Mercedes-Benz GLA-Class VS Volvo XC90
- Exterior styling
- Interior and cabin appeal
- Rear space, and space overall
- Lack of boot space
- Driving position not too high for some
- Engine noise slightly un-sexy
- Outstanding fuel efficiency
- Spacious and practical
- Effortless to drive
- Hybrid battery could be bigger
- Media screen is overly busy
- Charging cable storage bag seem an afterthought
Apparently there is an ugly Kardashian, but you don’t care, or if you do, you shouldn’t, so let’s talk about the Hemsworth brothers instead.
In any other family, Luke Hemsworth would probably be called handsome, if a little short. Unfortunately for him, standing next to Liam and the God who walks amongst us that is Chris (I had to interview him once, he really is dreamy), Luke looks like he’s barely keeping his chin above the water line at the shallow end of the gene pool.
The Mercedes-Benz SUV range has quite a variation of lookers in its family tree as well, but I would argue that the new, entry-level GLA is pretty much the Chris of the range, or at least the Liam. The unfortunate, slightly large-foreheaded GLB would obviously be the Luke.
The only problem with all this, of course, is that the car that originally gave birth to the GLA - the A-Class - is more attractive than all of them, and Craig Hemsworth, sire of the family, doesn’t quite pull that off.
The point is that the new GLA is going to be even more popular than the original one, which sold a staggering one million units worldwide, because it is not only bigger and taller, but better looking, inside and out.
And let’s face it, no one is buying an urban SUV like this for the way it can climb a snow-covered alpine pass. Even all-wheel drive is optional.
But the GLA has this niche nailed, and the new one - thanks to its style, space and the effortless way it rides - is going to be an even bigger success.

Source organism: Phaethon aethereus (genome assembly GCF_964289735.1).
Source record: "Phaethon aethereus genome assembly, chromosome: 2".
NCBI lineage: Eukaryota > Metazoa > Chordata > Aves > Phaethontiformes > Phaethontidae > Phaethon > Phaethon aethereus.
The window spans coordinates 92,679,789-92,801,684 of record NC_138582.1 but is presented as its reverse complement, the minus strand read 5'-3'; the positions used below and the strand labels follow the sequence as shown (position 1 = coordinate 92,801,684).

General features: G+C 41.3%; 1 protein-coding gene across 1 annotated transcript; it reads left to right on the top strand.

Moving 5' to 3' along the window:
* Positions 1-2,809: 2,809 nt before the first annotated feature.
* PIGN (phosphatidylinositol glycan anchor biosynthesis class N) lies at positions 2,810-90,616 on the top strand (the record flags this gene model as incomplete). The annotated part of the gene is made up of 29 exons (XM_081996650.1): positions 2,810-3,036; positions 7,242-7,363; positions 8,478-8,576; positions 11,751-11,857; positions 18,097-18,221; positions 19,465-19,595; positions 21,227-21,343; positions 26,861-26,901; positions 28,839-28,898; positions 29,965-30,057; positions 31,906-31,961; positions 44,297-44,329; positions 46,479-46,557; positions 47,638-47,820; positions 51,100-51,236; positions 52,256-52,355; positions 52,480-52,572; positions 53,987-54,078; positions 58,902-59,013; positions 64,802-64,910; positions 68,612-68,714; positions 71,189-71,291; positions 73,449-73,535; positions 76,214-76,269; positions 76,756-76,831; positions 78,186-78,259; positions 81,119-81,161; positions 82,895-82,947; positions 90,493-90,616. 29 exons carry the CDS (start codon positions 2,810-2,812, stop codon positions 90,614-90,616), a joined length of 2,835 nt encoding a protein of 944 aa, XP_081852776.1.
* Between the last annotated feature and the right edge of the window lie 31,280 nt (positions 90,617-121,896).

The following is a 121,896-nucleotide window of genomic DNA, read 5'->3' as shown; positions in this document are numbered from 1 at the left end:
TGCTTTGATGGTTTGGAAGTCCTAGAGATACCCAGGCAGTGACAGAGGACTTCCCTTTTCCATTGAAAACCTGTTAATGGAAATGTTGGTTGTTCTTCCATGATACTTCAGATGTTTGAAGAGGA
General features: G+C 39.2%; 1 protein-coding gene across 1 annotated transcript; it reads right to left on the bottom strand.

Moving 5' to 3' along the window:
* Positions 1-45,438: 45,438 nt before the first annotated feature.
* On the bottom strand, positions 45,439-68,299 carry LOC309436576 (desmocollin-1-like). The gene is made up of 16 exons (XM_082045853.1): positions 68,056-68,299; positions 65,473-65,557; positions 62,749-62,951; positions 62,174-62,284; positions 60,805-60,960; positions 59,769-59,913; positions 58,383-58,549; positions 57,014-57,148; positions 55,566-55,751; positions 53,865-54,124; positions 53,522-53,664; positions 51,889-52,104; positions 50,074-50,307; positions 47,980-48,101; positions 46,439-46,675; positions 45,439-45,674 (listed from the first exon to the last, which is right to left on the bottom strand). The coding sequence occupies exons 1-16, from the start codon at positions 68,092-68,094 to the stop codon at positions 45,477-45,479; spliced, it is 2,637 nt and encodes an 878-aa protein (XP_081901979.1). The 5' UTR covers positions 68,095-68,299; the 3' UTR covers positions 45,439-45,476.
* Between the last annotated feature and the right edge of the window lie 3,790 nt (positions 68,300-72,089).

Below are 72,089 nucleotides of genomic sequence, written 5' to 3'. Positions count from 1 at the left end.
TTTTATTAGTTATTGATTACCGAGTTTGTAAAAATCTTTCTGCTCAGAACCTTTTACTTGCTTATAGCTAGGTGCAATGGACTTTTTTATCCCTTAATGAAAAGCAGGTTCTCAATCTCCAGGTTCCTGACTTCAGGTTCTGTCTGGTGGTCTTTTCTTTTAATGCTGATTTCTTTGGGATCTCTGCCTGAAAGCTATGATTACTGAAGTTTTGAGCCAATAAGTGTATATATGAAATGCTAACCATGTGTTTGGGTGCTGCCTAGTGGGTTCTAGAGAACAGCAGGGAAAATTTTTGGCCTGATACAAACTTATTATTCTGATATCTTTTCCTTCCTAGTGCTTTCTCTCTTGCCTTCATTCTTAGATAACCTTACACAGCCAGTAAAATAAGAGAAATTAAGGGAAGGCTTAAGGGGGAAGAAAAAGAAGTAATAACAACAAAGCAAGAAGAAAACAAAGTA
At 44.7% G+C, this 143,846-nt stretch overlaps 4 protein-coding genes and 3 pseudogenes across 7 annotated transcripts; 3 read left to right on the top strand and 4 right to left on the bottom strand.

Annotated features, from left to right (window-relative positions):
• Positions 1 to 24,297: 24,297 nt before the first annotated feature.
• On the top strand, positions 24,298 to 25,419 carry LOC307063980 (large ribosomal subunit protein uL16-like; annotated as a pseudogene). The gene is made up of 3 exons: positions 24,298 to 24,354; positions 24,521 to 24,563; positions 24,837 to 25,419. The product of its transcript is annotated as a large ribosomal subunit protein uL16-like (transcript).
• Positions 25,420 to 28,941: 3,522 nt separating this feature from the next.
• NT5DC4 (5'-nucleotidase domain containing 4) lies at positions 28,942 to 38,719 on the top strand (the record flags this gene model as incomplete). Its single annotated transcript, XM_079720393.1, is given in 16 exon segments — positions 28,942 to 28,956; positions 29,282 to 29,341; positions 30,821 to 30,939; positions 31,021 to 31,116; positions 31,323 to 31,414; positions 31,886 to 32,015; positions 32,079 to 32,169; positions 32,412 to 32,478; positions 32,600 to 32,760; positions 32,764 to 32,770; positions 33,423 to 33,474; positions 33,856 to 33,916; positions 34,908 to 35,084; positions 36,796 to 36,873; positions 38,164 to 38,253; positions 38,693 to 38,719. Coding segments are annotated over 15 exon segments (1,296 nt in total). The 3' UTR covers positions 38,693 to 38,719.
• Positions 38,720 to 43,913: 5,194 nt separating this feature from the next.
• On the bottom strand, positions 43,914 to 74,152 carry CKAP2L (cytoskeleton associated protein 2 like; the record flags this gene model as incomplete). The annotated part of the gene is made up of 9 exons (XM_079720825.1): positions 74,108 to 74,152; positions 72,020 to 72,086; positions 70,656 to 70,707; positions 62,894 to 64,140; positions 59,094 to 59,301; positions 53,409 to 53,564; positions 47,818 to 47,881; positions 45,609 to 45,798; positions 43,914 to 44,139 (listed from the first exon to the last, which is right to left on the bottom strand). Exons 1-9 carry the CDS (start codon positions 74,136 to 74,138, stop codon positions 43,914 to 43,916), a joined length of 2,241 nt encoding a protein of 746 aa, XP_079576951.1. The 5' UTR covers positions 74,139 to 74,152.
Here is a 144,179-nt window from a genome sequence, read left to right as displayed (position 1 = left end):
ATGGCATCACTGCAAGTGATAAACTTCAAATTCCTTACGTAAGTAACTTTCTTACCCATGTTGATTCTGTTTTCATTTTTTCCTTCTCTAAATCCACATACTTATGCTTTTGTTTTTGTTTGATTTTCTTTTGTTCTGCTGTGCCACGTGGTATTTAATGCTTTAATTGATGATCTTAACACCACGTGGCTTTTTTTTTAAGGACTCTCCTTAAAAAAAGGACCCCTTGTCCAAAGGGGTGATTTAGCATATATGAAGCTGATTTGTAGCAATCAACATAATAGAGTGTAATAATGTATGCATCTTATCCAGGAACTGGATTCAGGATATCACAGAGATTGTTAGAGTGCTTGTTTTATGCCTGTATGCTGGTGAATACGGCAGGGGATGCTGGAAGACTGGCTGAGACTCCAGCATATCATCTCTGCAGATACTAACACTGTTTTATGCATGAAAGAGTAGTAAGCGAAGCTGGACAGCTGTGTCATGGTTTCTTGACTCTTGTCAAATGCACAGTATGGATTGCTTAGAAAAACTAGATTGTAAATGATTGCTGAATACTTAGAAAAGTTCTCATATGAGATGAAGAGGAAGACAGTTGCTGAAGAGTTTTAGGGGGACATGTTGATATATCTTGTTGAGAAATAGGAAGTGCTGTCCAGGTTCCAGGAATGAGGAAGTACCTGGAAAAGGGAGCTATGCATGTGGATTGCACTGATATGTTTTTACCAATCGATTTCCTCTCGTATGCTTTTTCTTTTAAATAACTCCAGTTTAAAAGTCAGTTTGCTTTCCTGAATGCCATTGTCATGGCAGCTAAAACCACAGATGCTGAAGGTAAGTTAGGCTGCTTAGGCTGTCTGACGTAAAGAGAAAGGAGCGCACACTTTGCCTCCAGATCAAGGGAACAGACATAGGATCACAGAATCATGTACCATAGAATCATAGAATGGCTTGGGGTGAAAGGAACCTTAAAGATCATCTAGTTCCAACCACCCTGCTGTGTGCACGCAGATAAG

|Engine Type||2.0L turbo|
|Fuel Type||Premium Unleaded Petrol|
The last time I reviewed a plug-in hybrid Volvo I pretty much got death threats. OK, not quite, but my review and video of the XC60 R Design T8 made some readers and viewers very angry and they even called me names, all because I never charged the battery. Well, there’ll be no need for me to flee to a safe house this time, because not only did I charge the XC90 R-Design T8 Recharge I’m reviewing here, but I plugged it in nearly all the time I wasn’t driving it. Happy now?
I say nearly all the time, because during the three-week test of this plug-in hybrid XC 90 we took it away on a family holiday and didn’t have access to power and you’ll most likely face that situation too as an owner.
So how was the fuel economy of this big seven-seat SUV PHEV over hundreds of kilometres and being used as a family workhorse? The result blew me away and I can see why people were so furious with me in the first place.
|Fuel Type||Premium Unleaded Petrol|
You can tell that this car is going to be a success just by looking at it. For a lot of people, to see one will be to want one, and when they sit in that hugely high driving position and gaze upon the future-fabulous interior they’ll be even more sold.
It’s fair to say the GLA 250 does everything well - aside from providing boot space - and with great comfort, and in terms of looks, inside and out, it reaches the level of outstanding.
Personally, I’d take the lower and sleeker A Class every time.
The XC90 Recharge makes a lot of sense for a family with a couple of kids, who live and spend most of their time in the city and surrounding suburbs.
You’ll need access to a power point for charging and you’ll have to do it regularly to get the best out of this SUV, but in return you’ll get effortless and efficient driving, along with the practicality and prestige which comes with any XC90.
I have to say that it’s quite an effort for a car company to get me interested in the look of an SUV, but from its tough, bold and yet stylish grille to its taut back end and BMW-aping rear light cluster, the new GLA really is a looker.
I had the good fortune to bring our GLA 250 test vehicle home and park it right next to the previous model, in the same colour, thus properly ruining the day of one of my neighbours.
The growth in size is clear - the new car is 12cm taller, 30mm wider and has a 30mm-longer wheelbase, yet overall it is 14mm shorter, which makes it look neater as well as stronger - but it’s the little tucks and tweaks of design that have really improved the look. The rear-light cluster is worth mentioning again, as it's just so much nicer.